View Full Version : javascript auto-adjust - question, no code involved

Jul 3rd, 2009, 03:00 AM
Hey I was wondering, I have a box with tabs at the bottom. As you click the tabs, different stories appear in the box. However, I have the box in a fixed length. So if stories are longer, then they disappear beneath the visible line of the box. When I had it auto-adjusting though, the box would change based on the story I was clicking on. It gets weird.

Is there a way to have the box auto-adjust based on the largest amount of text and have it stay that height regardless on what story you pick?

I hope this makes sense. Thanks!


Jul 3rd, 2009, 07:34 AM
yeah that's possible

Jan 20th, 2011, 08:51 PM
Try this html code by Quackit.com. Adjust the size using the height and width:

<!-- HTML codes by Quackit.com -->
<div style="height:180px;width:475px;overflow:scroll;border:9px solid #0ADA0A;">Analysts Raise 2011 Economic Forecasts<p/>
Following a recent upswing in employment, a new poll of 80 economists suggests the U.S. gross domestic product (GDP) will likely rise 3% in 2011, up from a consensus forecast of 2.3% in November. Data from Reuters also shows growth expectations for the first and second quarters of 2011 have increased dramatically as well, jumping to 3.2% from 2.7% and 2.8% respectively in last month's poll.<p/>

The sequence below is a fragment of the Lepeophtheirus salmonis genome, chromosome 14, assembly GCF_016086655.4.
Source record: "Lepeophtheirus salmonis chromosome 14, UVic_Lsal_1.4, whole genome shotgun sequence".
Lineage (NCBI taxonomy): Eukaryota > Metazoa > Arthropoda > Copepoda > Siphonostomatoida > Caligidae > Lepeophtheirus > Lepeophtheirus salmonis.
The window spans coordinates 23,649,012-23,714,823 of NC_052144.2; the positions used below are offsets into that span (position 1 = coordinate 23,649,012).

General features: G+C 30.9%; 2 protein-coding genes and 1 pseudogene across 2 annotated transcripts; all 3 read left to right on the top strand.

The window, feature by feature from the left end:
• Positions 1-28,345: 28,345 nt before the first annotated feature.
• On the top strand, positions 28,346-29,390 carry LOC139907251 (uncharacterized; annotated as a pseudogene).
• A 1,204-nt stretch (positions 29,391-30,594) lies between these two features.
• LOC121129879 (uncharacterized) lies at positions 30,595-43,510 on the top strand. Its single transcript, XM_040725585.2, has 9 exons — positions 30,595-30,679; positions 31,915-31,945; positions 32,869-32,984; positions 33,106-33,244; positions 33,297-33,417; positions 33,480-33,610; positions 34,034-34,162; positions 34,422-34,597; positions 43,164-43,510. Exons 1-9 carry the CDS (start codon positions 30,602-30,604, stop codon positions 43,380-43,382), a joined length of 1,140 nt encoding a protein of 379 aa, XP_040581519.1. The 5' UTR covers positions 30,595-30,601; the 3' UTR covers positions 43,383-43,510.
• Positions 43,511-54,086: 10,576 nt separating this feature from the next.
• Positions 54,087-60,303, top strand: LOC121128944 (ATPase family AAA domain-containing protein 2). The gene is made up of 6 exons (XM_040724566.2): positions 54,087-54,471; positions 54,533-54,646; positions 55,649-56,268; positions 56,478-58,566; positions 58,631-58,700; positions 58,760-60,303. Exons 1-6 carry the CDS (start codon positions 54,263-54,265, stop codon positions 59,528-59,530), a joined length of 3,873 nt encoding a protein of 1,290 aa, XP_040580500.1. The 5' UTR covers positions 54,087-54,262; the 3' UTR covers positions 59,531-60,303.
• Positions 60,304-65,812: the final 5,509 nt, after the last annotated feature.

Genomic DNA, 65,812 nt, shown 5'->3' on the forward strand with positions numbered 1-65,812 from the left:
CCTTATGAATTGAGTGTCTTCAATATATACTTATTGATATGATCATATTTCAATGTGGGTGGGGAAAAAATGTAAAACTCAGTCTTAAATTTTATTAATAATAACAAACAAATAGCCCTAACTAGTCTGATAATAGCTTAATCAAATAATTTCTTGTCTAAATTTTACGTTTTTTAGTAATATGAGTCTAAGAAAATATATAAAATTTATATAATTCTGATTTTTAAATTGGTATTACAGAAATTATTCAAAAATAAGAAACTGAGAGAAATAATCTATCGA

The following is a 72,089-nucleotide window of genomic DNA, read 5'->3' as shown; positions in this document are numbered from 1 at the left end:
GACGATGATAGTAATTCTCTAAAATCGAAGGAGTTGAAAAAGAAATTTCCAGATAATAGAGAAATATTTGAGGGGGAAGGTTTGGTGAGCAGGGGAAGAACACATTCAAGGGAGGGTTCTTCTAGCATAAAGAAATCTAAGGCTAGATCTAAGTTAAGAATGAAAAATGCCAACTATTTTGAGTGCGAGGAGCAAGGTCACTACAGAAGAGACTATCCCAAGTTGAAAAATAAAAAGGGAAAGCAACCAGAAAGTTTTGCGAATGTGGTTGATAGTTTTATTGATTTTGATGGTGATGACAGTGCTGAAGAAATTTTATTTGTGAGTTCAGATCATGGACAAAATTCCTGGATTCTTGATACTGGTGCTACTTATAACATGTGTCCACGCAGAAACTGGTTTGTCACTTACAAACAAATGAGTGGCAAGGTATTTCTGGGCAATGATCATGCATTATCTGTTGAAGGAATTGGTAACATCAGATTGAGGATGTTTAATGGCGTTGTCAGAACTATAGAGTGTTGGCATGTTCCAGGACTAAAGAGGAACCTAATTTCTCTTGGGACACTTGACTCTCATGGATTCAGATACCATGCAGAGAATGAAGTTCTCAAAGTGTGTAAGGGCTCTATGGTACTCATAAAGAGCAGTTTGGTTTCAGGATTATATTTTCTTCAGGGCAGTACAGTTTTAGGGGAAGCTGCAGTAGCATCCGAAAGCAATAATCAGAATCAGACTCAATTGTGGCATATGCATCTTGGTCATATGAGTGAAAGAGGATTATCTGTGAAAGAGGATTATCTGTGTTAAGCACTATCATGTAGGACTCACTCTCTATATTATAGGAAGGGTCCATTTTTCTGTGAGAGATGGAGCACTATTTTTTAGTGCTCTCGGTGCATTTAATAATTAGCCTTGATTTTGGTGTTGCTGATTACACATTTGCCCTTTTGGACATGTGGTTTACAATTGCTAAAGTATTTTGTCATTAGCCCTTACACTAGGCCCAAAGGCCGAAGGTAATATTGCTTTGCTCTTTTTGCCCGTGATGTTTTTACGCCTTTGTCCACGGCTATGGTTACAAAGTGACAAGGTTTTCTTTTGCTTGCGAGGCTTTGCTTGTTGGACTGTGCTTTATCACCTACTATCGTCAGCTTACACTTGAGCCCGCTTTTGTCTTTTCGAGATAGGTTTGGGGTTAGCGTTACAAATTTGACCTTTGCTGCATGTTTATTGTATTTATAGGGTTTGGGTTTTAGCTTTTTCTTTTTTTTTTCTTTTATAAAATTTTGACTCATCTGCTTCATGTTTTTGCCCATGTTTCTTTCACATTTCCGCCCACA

American Solutions For Business<p/>

Besides positive labor reports, economists cite improving retail sales, plus growth in the U.S. services and manufacturing sectors, as reasons for the better outlook. These economic trends have some notable firms, including Goldman Sachs, forecasting even greater 2011 growth. “The upgrade in view has been due to better data, more fiscal stimulus in 2011 than we had expected – particularly the payroll tax cut which was not anticipated, “said Andrew Tilton, economist at Goldman Sachs, which is predicting a 3.4% GDP gain this year and 3.8% rise in 2012.<p/>

While economists expect the GDP to jump in 2011, forecasters don’t see the Federal Reserve raising interest rates until next year at the earliest. Currently, interest rates are near zero.
Additional data from a separate poll, conducted by NBC and the Wall Street Journal, shows Americans are becoming more confident about the economy. About 40% of respondents believe the U.S. economy will improve in the next 12 months, up eight points from December. Also, the majority of Americans (53%), now feel the U.S. will be better off five years from now, an improvement of 16 percentage points from last August.
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